Serbian Crown
[In English & Croatian]
A Symbol of State & Church

By Nenad Nikolic & Dragomir Acovic
December 2003
Teos
ISBN: 86-7598-023-X
104 pages, Illustrated, 6 " x 9 "
$99.50 Hardcover


According to the current Constitution, the state of Serbia has a presidential system of government. The President is directly elected by the people and is therefore chosen by the will of the majority to be the legal representative of the state in dealings with the international community. At the same time, in line with the Constitution, he oversees the work of Parliament and the Government.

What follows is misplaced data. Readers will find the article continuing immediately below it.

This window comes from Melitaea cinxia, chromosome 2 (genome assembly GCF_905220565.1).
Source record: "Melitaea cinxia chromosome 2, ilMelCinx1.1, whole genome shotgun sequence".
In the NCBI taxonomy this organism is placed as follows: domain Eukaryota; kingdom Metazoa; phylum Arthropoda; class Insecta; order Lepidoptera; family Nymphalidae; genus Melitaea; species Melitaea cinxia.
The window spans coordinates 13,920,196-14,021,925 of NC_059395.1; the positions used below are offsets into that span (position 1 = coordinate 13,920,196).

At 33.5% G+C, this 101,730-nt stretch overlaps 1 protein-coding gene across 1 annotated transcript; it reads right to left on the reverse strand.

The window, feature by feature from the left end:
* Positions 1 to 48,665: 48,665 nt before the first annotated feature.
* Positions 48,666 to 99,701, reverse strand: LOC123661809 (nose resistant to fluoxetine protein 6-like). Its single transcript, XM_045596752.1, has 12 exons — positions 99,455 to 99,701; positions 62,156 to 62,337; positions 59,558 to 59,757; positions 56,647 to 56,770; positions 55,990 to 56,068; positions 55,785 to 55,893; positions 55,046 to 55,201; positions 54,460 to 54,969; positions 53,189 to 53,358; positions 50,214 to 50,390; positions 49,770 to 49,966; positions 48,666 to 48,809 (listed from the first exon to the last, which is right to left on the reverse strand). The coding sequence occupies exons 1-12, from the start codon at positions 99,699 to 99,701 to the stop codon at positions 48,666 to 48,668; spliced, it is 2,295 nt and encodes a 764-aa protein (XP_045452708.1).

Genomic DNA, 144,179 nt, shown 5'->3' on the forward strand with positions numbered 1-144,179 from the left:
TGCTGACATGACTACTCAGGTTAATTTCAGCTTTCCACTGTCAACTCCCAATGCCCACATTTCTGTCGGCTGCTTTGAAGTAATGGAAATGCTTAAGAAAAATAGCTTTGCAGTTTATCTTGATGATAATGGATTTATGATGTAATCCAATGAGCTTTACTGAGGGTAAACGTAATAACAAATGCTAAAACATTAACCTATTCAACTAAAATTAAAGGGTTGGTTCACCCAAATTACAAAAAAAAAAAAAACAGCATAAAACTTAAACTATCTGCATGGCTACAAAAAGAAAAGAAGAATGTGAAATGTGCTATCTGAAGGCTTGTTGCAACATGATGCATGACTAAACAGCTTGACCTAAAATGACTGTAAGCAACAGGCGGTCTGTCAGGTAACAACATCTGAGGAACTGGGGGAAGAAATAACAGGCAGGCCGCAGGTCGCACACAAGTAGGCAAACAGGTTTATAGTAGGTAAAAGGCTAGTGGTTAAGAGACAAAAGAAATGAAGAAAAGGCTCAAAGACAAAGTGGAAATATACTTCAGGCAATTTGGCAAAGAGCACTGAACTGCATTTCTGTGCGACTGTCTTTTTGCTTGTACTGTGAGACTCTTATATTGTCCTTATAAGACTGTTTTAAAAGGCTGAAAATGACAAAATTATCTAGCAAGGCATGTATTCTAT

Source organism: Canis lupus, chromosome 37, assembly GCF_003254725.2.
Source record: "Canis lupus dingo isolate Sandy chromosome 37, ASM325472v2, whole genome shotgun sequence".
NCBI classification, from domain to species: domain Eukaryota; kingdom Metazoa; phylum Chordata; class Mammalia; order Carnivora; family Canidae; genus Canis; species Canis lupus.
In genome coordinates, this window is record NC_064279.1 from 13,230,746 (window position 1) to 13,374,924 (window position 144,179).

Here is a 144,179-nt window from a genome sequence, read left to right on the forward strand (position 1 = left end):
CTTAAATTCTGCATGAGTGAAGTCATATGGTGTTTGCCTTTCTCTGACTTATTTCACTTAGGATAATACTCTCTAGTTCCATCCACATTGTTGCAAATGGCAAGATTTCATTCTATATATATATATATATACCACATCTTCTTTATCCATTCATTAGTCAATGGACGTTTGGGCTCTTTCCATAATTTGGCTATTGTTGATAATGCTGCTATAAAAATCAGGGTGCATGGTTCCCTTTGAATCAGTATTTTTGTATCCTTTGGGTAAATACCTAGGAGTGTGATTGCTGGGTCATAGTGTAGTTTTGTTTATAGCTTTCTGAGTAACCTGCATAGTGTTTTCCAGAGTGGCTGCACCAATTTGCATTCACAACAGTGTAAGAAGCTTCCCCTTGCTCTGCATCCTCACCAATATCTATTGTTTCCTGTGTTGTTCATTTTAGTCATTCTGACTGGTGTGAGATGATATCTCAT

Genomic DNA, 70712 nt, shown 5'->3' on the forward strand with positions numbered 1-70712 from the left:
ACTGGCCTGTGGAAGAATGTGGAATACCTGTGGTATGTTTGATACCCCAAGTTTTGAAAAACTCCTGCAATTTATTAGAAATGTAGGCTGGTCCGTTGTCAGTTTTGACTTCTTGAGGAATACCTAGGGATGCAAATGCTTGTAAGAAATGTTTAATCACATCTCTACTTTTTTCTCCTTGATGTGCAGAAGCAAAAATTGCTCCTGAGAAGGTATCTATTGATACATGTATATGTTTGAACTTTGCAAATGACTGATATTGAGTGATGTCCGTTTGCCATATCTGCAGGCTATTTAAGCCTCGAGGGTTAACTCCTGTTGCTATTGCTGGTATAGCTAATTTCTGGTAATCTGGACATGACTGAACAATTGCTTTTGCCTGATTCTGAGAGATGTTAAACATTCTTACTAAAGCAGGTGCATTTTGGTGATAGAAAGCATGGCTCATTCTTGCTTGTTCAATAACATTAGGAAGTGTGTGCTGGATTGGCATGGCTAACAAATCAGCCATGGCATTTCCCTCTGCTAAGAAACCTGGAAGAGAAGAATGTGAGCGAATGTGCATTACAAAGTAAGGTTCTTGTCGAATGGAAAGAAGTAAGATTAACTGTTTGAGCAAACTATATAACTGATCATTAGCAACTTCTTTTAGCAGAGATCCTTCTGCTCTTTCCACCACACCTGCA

In the previous two rounds of Presidential elections, none of the candidates were elected President of the State due to the turnout of voters being below the minimum required. As such, Serbia does not currently have a President, and nor did Montenegro for the very same reasons. In Serbia, however, the belief that it would be both simpler and better to elect the President in parliament, as is the case in many European countries, is becoming more and more widespread.

Supporters of such an idea express the opinion that there is virtually no need for a President as the government rules the country is the best possible way and the President would, in any case, be merely a ceremonial and symbolic figure of power. Hence, many politicians favor the idea of the new Serbian Constitution sanctioning a weak president, as opposed to a strong president, who is directly elected by the people.

History

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